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HR industry gets the post-1990 blues

By Wang Wen (China Daily) Updated: 2012-07-05 09:52

HR industry gets the post-1990 blues

Job seekers at a talent fair in Nanchang, Jiangxi province. College graduates in the post-1990 generation began to flood the country's job market this year. [Photo/Xinhua]

Human resources managers across the country are bracing themselves for a new kind of crisis this summer.

As many industries complain they are suffering from a lack of talent, or simply lack of manpower, many in the HR community said they have a greater fear.

Over the next couple of months, they are going to have to deal with a new breed of graduates, one which is just as talented, just as ambitious, and just as qualified as those who came before.

It's one that knows a lot about the Internet, is internationally aware, embraces modern social media and all the benefits that brings and thinks more innovatively.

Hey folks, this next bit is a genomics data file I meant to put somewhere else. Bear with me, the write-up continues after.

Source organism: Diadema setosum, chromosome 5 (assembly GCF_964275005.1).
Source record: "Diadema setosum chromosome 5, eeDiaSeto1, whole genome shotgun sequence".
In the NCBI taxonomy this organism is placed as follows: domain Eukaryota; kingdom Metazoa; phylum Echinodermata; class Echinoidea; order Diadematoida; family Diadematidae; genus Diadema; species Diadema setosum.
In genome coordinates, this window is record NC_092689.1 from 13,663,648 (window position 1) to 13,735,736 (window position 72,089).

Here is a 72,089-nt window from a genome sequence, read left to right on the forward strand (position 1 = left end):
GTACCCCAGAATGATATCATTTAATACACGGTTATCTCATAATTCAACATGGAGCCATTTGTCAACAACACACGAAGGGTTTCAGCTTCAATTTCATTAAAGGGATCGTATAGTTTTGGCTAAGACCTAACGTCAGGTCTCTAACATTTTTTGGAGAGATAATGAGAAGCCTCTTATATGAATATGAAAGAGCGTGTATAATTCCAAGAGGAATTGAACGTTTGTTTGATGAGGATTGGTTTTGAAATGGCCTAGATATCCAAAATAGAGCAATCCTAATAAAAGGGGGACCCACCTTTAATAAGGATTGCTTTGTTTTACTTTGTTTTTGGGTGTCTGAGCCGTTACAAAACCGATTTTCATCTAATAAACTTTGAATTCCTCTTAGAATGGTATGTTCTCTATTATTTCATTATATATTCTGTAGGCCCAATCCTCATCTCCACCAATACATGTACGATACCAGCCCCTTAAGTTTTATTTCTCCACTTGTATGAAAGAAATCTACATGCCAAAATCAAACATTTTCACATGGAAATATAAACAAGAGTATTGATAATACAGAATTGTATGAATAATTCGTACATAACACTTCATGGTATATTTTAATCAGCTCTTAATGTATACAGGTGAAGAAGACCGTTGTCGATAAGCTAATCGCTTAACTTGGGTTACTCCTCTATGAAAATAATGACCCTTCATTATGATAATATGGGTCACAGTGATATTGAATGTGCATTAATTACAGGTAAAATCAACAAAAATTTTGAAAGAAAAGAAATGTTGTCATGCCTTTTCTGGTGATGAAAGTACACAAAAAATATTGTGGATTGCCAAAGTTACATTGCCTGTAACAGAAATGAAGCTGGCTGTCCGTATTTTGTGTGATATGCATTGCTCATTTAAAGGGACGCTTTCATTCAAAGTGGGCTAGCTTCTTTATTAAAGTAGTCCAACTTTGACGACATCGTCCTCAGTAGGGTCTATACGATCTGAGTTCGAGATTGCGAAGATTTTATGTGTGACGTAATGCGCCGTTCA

But the people from the post-1990 generation who are sending in the resumes that are now arriving on HR managers' desks across the land are different in their attitudes, their confidence and their expectations.

And it's a difference many professions don't like the look of.

According to the Ministry of Human Resource and Social Security, 6.8 million college graduates, mostly born between September 1989 and August 1990, will flood the job market this year.

Most are the single child of their families and have been raised at a time of a tremendous rise in economic wealth.

That sounds OK so far.

HR industry gets the post-1990 blues

 

HR industry gets the post-1990 blues

 
HR industry gets the post-1990 blues

But many HR professionals are questioning what kind of workers these young people will make?

From direct contacts to second-hand reports, the speculation is that managers will have to work that little bit harder to deal with this new wave of talent.

Zhang Can, a manager with a consulting firm headquartered in the United States, recalled recently, after giving an assignment to a post-1990 intern, that the young man simply replied: "Yes, I heard what you told me to do, but if I have to do it, I'll just leave."

Zhang was shocked by the lack of respect, the manner, the tone from someone just five years younger than he is.

He said it was like dealing with "a complete stranger".

He added: "It took me a moment to realize I was talking to a person of roughly the same generation as I am.

"I could never imagine myself doing that when I was an intern."

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